on 25 January 2005
I first came across Patti Smith on the B.B.C. 2 music show "The Old Grey Whistle Test", I can't remember the year but I think it was round the middle of the 70's.
I remember she was strangely dressed for being on stage, wearing a big black coat and black hat on stage, I thought strange what's all this about and then she proceeded to perform the track "Land" which is in 3 parts, horses, land of a 1,000 dances and La mer (de) nothing could have prepared me for the all out assault on the senses that Ms Smith performed.
The performance that I witnessed was incredible; she was jumping up and down, throwing herself around the floor and this was for the full length of the song and runs at nearly 10 minutes long.
After watching this on TV. I thought to myself I must get a copy of this album, the next day I preceded to my nearest "music emporium", I asked the shop assistant if they had this title in stock, to my great delight they did. I handed my money post haste rushed home and slapped it on my turntable.
As the record played I inspected the cover more closely, the black and white photograph on the front was very intriguing, the image was very androgynous, the sleeve credit was to Robert Mapplethorpe, if you look very carefully you will notice a very small badge of a horse on the lapel of the jacket draped over her shoulder.
The opening track to the album was a hybrid version of "Gloria" by Van Morrison this song had as much passion in it as had the live performance on TV. The following track "Redondo Beach" was a change of pace more reggae in nature than rock with its rock steady guitar sound and off beat hi- hat sound.
As the song "Free Money" started I thought to myself this is more like a 3 chord rock work-out, but nothing previous to this on the album had given any indication of the contents of the track "Birdland" this track clocks in at just over 9 minutes long, what an audio attack she really lets fly, very similar to the emotional displays that made Janis Joplin famous.
Most of the songs on the album were written by Patti Smith and her long time guitarist Lenny Kaye, but the following "Break it up" was co-written by Tom Verlaine of Television fame; the song also contains some excellent guitar work by Mr Verlaine.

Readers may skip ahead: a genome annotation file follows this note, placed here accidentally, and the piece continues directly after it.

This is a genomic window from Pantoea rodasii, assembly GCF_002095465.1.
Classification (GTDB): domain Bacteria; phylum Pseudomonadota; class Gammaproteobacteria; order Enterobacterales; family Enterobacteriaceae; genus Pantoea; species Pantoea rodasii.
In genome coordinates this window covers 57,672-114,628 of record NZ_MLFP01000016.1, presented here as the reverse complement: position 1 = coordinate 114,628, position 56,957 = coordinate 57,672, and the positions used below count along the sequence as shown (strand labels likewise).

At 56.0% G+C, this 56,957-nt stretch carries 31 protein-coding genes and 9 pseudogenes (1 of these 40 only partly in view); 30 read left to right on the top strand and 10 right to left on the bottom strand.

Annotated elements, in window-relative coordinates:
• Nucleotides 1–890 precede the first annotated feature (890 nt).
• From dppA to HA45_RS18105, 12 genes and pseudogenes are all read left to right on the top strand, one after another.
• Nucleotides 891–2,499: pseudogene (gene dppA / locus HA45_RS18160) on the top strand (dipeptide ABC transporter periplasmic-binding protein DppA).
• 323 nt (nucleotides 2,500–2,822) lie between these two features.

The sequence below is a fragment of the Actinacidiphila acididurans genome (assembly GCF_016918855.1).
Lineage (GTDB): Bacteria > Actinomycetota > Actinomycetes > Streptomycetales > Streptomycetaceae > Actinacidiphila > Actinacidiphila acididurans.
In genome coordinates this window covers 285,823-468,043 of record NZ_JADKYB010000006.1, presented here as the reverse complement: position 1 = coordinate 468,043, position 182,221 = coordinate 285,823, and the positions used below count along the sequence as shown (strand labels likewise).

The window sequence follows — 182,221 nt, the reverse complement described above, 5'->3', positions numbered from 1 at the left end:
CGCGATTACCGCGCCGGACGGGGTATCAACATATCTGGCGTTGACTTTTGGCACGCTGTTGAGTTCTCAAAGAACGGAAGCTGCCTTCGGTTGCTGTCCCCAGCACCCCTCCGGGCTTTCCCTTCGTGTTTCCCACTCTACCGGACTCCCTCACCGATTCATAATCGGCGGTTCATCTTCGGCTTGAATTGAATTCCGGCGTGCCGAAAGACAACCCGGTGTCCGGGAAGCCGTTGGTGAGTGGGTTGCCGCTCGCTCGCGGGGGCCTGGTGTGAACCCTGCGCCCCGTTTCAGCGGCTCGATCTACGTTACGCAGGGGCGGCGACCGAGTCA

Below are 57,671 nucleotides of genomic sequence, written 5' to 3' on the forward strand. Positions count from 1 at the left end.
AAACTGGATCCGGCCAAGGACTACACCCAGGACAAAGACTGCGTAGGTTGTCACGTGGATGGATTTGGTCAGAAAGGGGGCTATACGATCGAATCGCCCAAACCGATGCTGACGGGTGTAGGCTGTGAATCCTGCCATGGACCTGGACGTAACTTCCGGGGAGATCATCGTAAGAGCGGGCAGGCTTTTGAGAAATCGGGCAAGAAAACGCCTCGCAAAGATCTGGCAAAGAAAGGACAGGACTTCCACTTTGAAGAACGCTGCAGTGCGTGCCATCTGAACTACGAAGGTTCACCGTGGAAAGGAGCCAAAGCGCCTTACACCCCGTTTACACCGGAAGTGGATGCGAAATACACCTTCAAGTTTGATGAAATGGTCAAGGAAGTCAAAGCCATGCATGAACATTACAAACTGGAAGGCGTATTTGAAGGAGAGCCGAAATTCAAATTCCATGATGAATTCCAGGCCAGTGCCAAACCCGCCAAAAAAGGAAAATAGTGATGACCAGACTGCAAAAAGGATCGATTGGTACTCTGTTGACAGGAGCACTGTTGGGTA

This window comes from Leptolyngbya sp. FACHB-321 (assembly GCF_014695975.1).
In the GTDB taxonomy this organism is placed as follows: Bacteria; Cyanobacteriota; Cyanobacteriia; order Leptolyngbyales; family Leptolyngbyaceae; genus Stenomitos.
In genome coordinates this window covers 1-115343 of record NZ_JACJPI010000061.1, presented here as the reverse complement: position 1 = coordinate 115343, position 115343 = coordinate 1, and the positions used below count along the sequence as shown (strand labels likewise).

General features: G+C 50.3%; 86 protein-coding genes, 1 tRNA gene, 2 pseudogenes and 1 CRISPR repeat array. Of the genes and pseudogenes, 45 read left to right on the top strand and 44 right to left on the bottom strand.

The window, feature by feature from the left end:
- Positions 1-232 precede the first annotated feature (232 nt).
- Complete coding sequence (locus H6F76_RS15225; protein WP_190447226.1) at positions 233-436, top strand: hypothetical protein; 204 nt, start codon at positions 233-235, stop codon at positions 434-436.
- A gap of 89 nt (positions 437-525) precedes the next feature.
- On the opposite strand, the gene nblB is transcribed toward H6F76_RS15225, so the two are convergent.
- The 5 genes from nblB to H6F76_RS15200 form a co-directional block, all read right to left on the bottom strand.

Then you get to the studio version of "Land" this is even more of a Rolla coaster ride than "the test" performance.
As the album closes with the song "Elegie" the understated piano sound is welcome rest bite from intenseness of the rest of the album.
When this album was re-issued on C.D. in 1988 the sound of the album was very disappointing, but this 1996 version is a 20 bit re-master with a bonus live track with the producer of the album John Cale from the Velvet Underground playing bass on it which after the bass solo from Mr Cale soon becomes a howling mess of feedback and swearing, and Patti Smith shouting "We created it, lets control it".
This is a collection not for the faint - hearted but for music fans that like their music full on....
on 5 February 2011
This record still sounds fresh 35 years on. Patti Smith here channels some obvious influences - Jimi Hendrix, Lou Reed and Jim & Van Morrison - and manages to make a better record than any of them. The secret is that despite being a poet Patti here manages to subjugate the words to the singing and the music. If her early single track Piss Factory sounded like going to a poetry reading, this just sounds like a great record lifted by her gift for language. The playing here is raw and impassioned, but never amateurish. The real revelation is Patti's singing, not technically great but capable of great power and tenderness, it sounds like a real person trying to communicate with the listener, the ultimate hallmark of all great singing. All the tracks here are very good to great, but of particular note are the brilliant reimagination of Gloria that opens and the wrenching Break It Up with superb guitar from Tom Verlaine. Never afraid to be pretentious (both a huge strength and potential weakness) this also includes 2 long tracks Land and Birdland. Land, which appears to be about a rape, is a little suite including extensive quotes from Land Of A Thousand Dances and is quite stunning. Birdland, apparently inspired by Peter Reich's A Book Of Dreams (though given the rarity of the book you would never guess) is the knottiest track here with Lenny Kaye's guitar venturing into free-jazz territory; give it a chance though and it is actually quite beautiful.